Domino’s chief content officer, Kate Berry, spends her days styling and curating spaces for some of the world’s most creative people, but when it came to designing and decorating her daughter Quinn’s bedroom, she let the 8-year-old lead the way. “I didn’t have a theme or color palette or floor plan,” says Berry of her laid-back approach. “I just really thought about how she uses the room. She’s always been a self-professed rainbow lover; everything is her favorite color.”
What Berry did have, however—as both a parent and an apartment-dwelling New Yorker—was an abject need for organization: a way to manage the clutter that seems to follow her hyper-creative youngster. “Quinn is not a tidy kid,” Berry muses. “She has a lot of toys, a lot of books, a lot of stuffed animals. She’s always drawing and making art. She’s learning about new things and her interests are expanding—and with that comes a lot of stuff.”
To give the budding artist a place to put everything—while empowering her to tidy up after herself—Berry found inventive ways to rethink traditional bedroom furniture. That sentiment was part of the inspiration behind Domino’s recent collaboration with Crate & Kids, a line of free-spirited furnishings designed by Berry and the Crate team that draw on her own scrappy SoCal childhood. The result? A secretary-style desk with a pull-down writing surface becomes an impromptu art studio whenever imagination strikes; storage cubes in a book-filled shelving unit help corral vast collections of tchotchkes and toys; and a bouclé-clad corkboard built into the nightstand displays recent artwork. “When you set up a space that’s organized and intuitive, it’s easy to be creative,” explains Berry. “It’s all at Quinn’s fingertips, but it’s not in my face.”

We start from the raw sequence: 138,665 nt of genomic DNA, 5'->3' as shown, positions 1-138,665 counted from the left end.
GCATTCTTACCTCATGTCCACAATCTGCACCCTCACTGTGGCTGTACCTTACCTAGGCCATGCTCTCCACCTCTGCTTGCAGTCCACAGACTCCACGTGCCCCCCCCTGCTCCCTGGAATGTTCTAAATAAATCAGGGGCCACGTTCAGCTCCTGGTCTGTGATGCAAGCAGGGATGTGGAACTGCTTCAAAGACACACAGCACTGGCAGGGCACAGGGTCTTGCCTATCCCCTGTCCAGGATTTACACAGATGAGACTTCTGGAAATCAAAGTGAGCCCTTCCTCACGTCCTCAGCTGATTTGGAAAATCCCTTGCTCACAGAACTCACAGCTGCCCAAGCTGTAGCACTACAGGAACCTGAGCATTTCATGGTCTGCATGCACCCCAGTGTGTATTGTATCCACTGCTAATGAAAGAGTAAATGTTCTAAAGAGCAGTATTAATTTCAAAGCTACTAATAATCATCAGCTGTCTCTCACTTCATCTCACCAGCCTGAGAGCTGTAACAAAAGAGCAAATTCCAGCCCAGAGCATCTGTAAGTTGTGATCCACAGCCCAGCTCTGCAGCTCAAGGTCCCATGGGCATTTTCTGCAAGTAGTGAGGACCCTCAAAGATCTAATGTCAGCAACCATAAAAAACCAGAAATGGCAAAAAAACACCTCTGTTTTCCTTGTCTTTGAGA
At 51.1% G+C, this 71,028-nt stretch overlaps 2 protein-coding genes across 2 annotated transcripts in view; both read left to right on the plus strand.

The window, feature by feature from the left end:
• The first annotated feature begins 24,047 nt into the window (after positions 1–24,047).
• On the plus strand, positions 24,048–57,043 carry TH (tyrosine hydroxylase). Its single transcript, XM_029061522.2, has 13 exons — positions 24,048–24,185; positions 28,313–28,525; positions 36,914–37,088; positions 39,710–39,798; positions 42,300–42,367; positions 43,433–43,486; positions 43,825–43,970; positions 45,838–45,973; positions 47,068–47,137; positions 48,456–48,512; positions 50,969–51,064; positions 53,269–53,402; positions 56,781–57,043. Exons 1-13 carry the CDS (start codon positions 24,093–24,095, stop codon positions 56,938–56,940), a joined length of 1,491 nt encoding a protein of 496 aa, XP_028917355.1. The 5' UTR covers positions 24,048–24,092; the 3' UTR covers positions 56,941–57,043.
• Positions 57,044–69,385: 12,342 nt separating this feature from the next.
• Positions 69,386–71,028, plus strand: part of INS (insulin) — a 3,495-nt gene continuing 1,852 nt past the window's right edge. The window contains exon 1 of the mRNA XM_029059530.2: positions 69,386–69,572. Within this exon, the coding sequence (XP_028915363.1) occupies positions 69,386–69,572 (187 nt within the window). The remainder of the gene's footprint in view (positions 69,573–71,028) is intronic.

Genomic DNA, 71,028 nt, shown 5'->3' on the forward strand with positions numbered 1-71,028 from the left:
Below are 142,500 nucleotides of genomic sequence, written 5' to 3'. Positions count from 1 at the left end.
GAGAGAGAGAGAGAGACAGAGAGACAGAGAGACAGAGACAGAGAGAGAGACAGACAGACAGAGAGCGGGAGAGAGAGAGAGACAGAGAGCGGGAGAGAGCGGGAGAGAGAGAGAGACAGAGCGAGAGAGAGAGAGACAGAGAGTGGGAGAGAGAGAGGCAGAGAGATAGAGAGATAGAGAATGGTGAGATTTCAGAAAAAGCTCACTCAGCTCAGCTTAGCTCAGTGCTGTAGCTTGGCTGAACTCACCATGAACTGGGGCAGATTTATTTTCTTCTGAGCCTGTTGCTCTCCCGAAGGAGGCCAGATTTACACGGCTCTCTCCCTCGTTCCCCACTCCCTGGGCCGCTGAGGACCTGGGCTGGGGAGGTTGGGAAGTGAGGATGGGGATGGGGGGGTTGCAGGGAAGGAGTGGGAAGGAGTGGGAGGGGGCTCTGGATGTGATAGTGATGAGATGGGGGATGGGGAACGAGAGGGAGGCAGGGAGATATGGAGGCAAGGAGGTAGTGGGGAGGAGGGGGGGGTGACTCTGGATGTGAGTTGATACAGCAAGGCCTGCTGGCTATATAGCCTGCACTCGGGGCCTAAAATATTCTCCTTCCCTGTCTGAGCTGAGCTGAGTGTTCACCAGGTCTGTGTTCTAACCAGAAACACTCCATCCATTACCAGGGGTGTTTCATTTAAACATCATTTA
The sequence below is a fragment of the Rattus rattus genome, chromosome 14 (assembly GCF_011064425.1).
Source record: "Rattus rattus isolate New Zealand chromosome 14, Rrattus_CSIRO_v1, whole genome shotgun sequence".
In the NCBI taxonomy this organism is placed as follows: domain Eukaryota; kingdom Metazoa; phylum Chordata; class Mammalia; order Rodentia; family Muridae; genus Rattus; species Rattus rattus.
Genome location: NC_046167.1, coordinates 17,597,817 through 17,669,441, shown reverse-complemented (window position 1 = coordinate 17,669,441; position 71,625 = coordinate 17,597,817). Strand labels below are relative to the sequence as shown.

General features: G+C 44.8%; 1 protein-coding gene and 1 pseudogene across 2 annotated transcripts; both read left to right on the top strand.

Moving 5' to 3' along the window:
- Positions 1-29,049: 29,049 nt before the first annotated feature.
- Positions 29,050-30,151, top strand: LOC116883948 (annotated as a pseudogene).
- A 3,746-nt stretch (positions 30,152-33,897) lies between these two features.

So far, the freewheeling color palette and pragmatic arrangement seem to be working for everyone, most importantly Quinn. “I think it’s great,” she says. “I’m actually happy to have a space that I can work in.” Adds Berry, “Her style is evolving so much, and now she’s not locked into a particular look. She can just be herself.” Here are some of the key takeaways from mom and daughter.
Photography by Gieves Anderson
Words by Jennifer Fernandez
How to organize all the stuff that comes with a hyper-creative kid’s many interests? Sneaky storage
that “magically” appears.
I didn’t have a theme or color palette or floor plan, I just really thought about how she uses the room. She’s always been a
self-professed rainbow lover; everything is her favorite color.
Quinn loves to draw comic strips and spontaneous doodles, so it was important for her to have easy access to all her art supplies. Drawers in the secretary-style desk keep paints and tools nearby yet tucked away, while the
pull-down shelf provides an always available clear surface that hides less attractive writing and craft essentials. “There are pencil boxes and compartments to store the things she uses regularly within reach,” explains Berry. According to Quinn, that upgrade has been awesome: “I remember not knowing where I was supposed to put things, but now I have places.”
Artist’s (Secret!) Atelier